Putting a Price Tag on 'Patent Troll' Litigation
For many members of the legal community, the question surrounding so-called patent trolls isnt whether they do damage to business, but understanding the extent to which they do. Put another way: how much do patent assertions by non-practicing entities, or NPEs (a much nicer term than troll), actually cost companies?
A pair of professors at the Boston University School of Law have managed to calculate a price tag for the direct costs stemming from patent troll activity: about $29 billion.
That dollar figuremore than a third of which is shouldered by small- and medium-sized companiesspeaks to the scope and harm caused by patent trolls, according to James Bessen, who, along with Michael Meurer, co-authored the study The Direct Costs from NPE Disputes. It fills in another piece of the puzzle, Bessen says.
By Bessen and Meurers definition, NPEs own patents on technologies that they dont actually use to produce goods and/or services. But meanwhile, the litigation they pursue against companies that do produce those goods and services has soared in recent years. In 2011, companies mounted 5,842 defenses is response to actions initiated by NPEs, up from 4,445 defenses in 2010. By comparison, companies mounted 1,401 such defenses in 2005.
Bessen and Meurer have a running interest in the troubles with the U.S. patent system. Together they also co-authored the book Patent Failure: How Judges, Bureaucrats, and Lawyers Put Innovators at Risk (Princeton University Press, 2008) and last year they published a paper on how the filing of lawsuits by NPEs against publicly listed companies affected the stock price of those companies. They found that such litigation took an $80 billion toll per year, on average, on the market capitalization of the defendants they studied.
This time around, they wanted to fill in a few more blanks, including how assertions made by NPEs impact small companies, how much defendants spend on direct legal costs and licensing costs, and how much it costs companies when assertions are settled before ever making it to the courtroom. They analyzed a database of NPE-related lawsuits developed by RPX Corporation, which specializes in patent risk solutions, as well as a survey of defendant companies about their costs.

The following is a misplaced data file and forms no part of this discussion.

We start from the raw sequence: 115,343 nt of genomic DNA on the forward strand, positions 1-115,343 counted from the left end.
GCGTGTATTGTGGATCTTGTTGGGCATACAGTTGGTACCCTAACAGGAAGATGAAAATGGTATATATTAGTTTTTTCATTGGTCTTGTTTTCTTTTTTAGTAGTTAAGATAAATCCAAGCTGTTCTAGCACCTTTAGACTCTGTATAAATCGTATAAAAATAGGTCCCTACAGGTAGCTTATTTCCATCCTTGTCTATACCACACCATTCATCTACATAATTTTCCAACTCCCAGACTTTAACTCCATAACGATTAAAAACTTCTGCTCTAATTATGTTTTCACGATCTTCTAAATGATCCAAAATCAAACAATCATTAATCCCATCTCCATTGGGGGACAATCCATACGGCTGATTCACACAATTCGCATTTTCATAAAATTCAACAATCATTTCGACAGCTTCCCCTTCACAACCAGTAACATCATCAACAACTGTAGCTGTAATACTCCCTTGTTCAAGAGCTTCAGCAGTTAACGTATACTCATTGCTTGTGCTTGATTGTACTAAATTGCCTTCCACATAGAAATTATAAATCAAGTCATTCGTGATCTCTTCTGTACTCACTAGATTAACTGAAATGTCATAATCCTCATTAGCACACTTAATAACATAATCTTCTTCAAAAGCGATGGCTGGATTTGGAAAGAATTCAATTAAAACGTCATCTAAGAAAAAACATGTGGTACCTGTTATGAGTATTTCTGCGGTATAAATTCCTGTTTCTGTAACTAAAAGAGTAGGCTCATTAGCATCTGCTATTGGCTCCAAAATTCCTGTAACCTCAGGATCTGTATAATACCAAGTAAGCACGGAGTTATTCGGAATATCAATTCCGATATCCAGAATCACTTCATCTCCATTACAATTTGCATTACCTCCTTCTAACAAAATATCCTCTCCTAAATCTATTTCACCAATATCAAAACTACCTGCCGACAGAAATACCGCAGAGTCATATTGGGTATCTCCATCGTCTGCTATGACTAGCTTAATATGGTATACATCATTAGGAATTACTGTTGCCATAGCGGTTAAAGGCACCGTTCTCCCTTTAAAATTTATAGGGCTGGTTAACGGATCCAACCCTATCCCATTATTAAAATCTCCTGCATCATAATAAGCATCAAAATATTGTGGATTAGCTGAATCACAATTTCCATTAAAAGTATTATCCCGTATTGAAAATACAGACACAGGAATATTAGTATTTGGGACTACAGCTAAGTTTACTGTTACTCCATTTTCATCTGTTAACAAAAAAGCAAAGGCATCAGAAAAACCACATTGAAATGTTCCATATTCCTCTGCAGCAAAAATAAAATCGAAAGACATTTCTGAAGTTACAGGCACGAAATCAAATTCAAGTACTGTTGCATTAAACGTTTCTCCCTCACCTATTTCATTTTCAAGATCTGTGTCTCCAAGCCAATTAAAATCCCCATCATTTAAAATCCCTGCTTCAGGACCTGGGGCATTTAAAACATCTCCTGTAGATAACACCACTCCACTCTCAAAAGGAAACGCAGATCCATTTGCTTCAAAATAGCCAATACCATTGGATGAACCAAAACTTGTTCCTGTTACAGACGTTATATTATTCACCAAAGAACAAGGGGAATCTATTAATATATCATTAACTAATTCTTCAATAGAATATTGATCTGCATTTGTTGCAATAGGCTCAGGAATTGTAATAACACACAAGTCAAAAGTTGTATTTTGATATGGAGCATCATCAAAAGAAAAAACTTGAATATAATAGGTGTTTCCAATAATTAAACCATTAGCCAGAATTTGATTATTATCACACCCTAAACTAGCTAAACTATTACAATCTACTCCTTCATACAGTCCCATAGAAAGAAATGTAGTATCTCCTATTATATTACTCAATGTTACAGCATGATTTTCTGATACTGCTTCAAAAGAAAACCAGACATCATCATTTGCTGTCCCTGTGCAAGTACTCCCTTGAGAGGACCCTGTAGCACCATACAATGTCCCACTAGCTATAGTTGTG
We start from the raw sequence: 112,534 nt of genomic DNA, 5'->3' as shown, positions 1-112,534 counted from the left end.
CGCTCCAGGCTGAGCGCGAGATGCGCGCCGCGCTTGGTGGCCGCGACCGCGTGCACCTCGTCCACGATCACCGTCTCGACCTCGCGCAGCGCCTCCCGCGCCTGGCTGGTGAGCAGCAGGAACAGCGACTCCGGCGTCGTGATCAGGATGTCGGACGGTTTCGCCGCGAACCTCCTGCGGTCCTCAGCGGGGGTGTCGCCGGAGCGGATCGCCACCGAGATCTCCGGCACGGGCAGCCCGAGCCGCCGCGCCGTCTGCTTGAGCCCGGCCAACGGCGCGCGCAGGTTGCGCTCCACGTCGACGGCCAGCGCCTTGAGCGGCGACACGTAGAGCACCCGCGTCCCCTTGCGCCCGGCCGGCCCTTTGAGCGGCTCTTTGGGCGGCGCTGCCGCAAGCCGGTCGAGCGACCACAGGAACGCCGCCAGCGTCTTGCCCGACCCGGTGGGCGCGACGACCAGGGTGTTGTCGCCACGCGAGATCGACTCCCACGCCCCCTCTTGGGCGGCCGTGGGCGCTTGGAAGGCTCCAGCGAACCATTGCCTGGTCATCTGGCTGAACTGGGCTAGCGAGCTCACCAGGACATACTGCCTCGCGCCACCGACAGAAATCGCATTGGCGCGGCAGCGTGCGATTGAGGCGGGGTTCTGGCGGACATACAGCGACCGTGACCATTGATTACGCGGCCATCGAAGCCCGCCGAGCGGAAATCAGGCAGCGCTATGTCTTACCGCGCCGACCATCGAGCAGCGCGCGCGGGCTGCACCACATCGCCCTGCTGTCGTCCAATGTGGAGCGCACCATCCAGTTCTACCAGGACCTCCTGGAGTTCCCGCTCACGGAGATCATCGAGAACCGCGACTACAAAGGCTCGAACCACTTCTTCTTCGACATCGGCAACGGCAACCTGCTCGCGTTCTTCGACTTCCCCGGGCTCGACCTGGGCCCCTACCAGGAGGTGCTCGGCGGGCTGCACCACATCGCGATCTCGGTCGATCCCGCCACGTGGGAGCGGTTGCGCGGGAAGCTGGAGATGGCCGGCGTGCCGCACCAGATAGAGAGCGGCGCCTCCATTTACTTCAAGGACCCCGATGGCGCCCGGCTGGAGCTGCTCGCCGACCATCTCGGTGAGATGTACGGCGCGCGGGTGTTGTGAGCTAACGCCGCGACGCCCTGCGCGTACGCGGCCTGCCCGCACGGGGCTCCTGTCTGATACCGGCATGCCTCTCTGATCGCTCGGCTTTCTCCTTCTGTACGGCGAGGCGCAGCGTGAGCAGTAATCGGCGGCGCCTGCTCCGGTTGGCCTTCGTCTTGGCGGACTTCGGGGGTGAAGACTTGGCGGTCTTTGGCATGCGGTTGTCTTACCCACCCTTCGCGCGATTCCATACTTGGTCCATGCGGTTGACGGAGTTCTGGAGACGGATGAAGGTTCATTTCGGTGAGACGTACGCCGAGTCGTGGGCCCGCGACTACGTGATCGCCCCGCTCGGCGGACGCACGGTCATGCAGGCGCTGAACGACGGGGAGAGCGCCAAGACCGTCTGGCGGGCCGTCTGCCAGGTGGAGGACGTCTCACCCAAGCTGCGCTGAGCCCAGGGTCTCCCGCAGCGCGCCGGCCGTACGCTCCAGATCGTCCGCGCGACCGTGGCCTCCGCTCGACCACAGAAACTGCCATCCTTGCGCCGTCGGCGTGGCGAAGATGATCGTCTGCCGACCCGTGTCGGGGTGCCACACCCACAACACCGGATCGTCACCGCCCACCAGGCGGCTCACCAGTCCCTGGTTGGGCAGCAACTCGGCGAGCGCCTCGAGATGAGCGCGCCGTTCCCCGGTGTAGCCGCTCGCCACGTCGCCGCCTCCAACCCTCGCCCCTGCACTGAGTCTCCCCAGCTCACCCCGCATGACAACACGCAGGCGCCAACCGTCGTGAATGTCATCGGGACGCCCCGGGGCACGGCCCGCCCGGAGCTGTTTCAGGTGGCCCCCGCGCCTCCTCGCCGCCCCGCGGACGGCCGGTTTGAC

Bessen and Meurer were indeed surprised that these assertions cost companies as much as they did. We expected that the direct costs in terms of legal fees and settlement costs would be much, much less, says Bessen. The $29 billion figure excludes a host of indirect costs to the defendants business, such as diversion of resources, delays in new products, and loss of market share, the study states.
The profs were also struck by the burden on smaller companies. The second surprise was just how many small companies were being sued, Bessen says.
Annual revenues for the median company being sued totaled just $10.8 million, and 82 percent of the defendants that were analyzed earned less than $100 million in revenue. Small and medium-sized companies account for 37 percent of the accrued direct costs, the authors write. Moreover, compared to revenues, the direct costs of NPE-patent assertions are relatively larger for small companies.
One thing thats tricky about this kind of research is that while many NPE suits settle for a few hundred thousand dollars, some garner settlements worth tens or hundreds of millions of dollars, skewing averages. Nevertheless, the authors determined that the average legal costs per defense range from $420,000 for small/medium companies to $1.52 million for large companies.
When companies paid to settle, the mean settlement costs reached $1.33 million for small and medium companies, and $7.27 million for large companies. Legal costs are about a third as large as settlement costs, or about one quarter of total litigation costs, the authors write. This implies that a substantial part of direct costs of NPE litigation is a deadweight loss to society.
Bessen and Meurer conclude that the growth and cost of NPE litigation should sound an alarm for policy makers to improve notice and transparency in the patent system.